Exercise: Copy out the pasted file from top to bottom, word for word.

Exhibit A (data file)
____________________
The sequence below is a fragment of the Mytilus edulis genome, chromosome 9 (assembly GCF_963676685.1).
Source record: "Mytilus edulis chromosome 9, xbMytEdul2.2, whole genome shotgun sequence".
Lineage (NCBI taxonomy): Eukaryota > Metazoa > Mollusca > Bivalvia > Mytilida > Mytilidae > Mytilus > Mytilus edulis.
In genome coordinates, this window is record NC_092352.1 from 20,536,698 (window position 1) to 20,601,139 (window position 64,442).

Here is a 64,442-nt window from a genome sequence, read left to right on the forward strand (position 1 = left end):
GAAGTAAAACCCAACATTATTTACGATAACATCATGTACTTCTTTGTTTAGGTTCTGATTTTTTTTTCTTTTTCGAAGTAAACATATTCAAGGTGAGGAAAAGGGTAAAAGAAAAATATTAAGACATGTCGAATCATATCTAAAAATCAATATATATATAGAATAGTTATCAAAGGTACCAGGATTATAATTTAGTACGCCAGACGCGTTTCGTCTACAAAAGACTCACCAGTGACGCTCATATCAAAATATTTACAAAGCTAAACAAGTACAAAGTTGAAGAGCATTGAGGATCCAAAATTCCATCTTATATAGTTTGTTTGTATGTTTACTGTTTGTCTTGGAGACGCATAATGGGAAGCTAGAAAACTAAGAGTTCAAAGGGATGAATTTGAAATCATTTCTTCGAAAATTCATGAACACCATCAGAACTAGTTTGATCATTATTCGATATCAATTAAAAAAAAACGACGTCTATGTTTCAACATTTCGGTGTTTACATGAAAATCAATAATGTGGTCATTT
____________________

The sequence below is a fragment of the Mytilus edulis genome, chromosome 9 (assembly GCF_963676685.1).
Source record: "Mytilus edulis chromosome 9, xbMytEdul2.2, whole genome shotgun sequence".
Lineage (NCBI taxonomy): Eukaryota > Metazoa > Mollusca > Bivalvia > Mytilida > Mytilidae > Mytilus > Mytilus edulis.
In genome coordinates, this window is record NC_092352.1 from 20,536,698 (window position 1) to 20,601,139 (window position 64,442).

Here is a 64,442-nt window from a genome sequence, read left to right on the forward strand (position 1 = left end):
GAAGTAAAACCCAACATTATTTACGATAACATCATGTACTTCTTTGTTTAGGTTCTGATTTTTTTTTCTTTTTCGAAGTAAACATATTCAAGGTGAGGAAAAGGGTAAAAGAAAAATATTAAGACATGTCGAATCATATCTAAAAATCAATATATATATAGAATAGTTATCAAAGGTACCAGGATTATAATTTAGTACGCCAGACGCGTTTCGTCTACAAAAGACTCACCAGTGACGCTCATATCAAAATATTTACAAAGCTAAACAAGTACAAAGTTGAAGAGCATTGAGGATCCAAAATTCCATCTTATATAGTTTGTTTGTATGTTTACTGTTTGTCTTGGAGACGCATAATGGGAAGCTAGAAAACTAAGAGTTCAAAGGGATGAATTTGAAATCATTTCTTCGAAAATTCATGAACACCATCAGAACTAGTTTGATCATTATTCGATATCAATTAAAAAAAAACGACGTCTATGTTTCAACATTTCGGTGTTTACATGAAAATCAATAATGTGGTCATTT